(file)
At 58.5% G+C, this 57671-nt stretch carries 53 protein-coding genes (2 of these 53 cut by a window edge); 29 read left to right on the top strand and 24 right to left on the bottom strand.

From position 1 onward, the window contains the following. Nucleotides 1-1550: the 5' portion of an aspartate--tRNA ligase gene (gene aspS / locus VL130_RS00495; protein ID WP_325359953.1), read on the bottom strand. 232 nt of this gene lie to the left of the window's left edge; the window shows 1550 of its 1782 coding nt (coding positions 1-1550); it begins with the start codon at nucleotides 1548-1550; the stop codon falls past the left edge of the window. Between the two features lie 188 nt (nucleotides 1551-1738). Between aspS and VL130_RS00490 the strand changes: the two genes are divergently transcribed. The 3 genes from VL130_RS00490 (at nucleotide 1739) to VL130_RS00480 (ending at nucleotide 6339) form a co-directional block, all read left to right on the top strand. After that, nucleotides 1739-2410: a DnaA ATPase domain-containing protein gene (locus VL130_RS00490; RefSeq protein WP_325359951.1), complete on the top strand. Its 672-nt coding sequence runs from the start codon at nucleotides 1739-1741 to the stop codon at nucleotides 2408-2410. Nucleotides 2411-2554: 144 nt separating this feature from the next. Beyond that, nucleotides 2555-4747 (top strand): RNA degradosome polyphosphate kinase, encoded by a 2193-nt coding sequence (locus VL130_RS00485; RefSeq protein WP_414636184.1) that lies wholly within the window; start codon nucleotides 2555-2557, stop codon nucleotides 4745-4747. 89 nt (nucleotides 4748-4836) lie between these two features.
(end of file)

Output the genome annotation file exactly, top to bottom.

At 58.5% G+C, this 57671-nt stretch carries 53 protein-coding genes (2 of these 53 cut by a window edge); 29 read left to right on the top strand and 24 right to left on the bottom strand.

From position 1 onward, the window contains the following. Nucleotides 1-1550: the 5' portion of an aspartate--tRNA ligase gene (gene aspS / locus VL130_RS00495; protein ID WP_325359953.1), read on the bottom strand. 232 nt of this gene lie to the left of the window's left edge; the window shows 1550 of its 1782 coding nt (coding positions 1-1550); it begins with the start codon at nucleotides 1548-1550; the stop codon falls past the left edge of the window. Between the two features lie 188 nt (nucleotides 1551-1738). Between aspS and VL130_RS00490 the strand changes: the two genes are divergently transcribed. The 3 genes from VL130_RS00490 (at nucleotide 1739) to VL130_RS00480 (ending at nucleotide 6339) form a co-directional block, all read left to right on the top strand. After that, nucleotides 1739-2410: a DnaA ATPase domain-containing protein gene (locus VL130_RS00490; RefSeq protein WP_325359951.1), complete on the top strand. Its 672-nt coding sequence runs from the start codon at nucleotides 1739-1741 to the stop codon at nucleotides 2408-2410. Nucleotides 2411-2554: 144 nt separating this feature from the next. Beyond that, nucleotides 2555-4747 (top strand): RNA degradosome polyphosphate kinase, encoded by a 2193-nt coding sequence (locus VL130_RS00485; RefSeq protein WP_414636184.1) that lies wholly within the window; start codon nucleotides 2555-2557, stop codon nucleotides 4745-4747. 89 nt (nucleotides 4748-4836) lie between these two features.